#SheDidThat

August 26, 1970: Betty Friedan Led the Women’s Strike for Equality

Betty Friedan
Photo: Tim Boxer/Hulton Archive/Getty Images
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    Article Details:

    August 26, 1970: Betty Friedan Led the Women’s Strike for Equality

    • Author

      Sari Rosenberg

    • Website Name

      mylifetime.com

    • Year Published

      2017

    • Title

      August 26, 1970: Betty Friedan Led the Women’s Strike for Equality

    • URL

      https://www.mylifetime.com/she-did-that/august-26-1970-betty-friedan-led-the-womens-strike-for-equality

    • Access Date

      November 16, 2018

    • Publisher

      A+E Networks

On August 26, 1970, Betty Friedan organized the Women’s Strike for Equality, where 50,000 feminists paraded down Fifth Avenue commemorating the 50th anniversary of the 19th amendment and demanding more rights. At the time, Friedan was most known for her seminal 1963 feminist tract about the subjugation of married women, “The Feminine Mystique.”

Sponsored by NOW (The National Organization for Women), the march was organized to send a message that the feminist movement was back, and protesters were ready to stop rush hour traffic to get their demands met. Linking arms as they marched while holding provocative signs like “Don’t Iron While the Strike is Hot” and “Don’t Cook Dinner – Starve a Rat Today,” Friedan’s original plan was for women to go on strike to demonstrate against the unequal distribution of domestic chores. The strike evolved past this original goal, reflecting the emboldened spirit of the second-wave feminist movement. (In the 1960’s these same women had doggedly fought for Civil Rights and against the Vietnam War. Now they were ready for their equality close-up.) This new wave of feminists wanted free abortion on demand, equal opportunity in employment and education and 24/7 childcare centers. The Equal Rights Amendment, that would eventually not get passed, was being discussed in Congress and this march was also a way for women to pressure politicians to pass it through Congress.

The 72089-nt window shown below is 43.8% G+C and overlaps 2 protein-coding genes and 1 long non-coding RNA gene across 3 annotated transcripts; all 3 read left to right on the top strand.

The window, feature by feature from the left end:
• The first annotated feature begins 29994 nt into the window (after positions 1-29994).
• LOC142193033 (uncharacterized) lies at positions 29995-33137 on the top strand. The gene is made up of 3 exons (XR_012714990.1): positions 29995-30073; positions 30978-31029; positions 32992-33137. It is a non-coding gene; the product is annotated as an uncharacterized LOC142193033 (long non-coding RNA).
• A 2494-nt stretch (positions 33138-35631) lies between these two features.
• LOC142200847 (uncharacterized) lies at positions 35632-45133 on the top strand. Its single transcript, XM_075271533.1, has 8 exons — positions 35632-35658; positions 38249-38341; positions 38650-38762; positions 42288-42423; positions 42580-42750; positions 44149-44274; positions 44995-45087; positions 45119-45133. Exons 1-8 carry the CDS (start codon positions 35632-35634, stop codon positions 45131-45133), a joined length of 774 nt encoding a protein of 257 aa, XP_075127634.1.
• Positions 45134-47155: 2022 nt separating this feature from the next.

Aside from the main march in Manhattan, sister marches were conducted in solidarity in 90 cities and 42 states. Some cities set up “Freedom Trash Cans” for women to toss “objects of oppression” (aprons, hair curlers, etc…). It was even reported that women smashed up coffee cups in Miami to symbolize that they were no longer going to be relegated to secretary-status in the office anymore.

The outcome? They were especially successful in gaining more gender equality in the workplace and education. Today women are still fighting for more political power and full equal rights. But, from the recent Women’s March and the now ever-present feminist t-shirt as fashion statement to the growing number of women breaking glass ceilings, the fight for women’s equality is alive and well in America.

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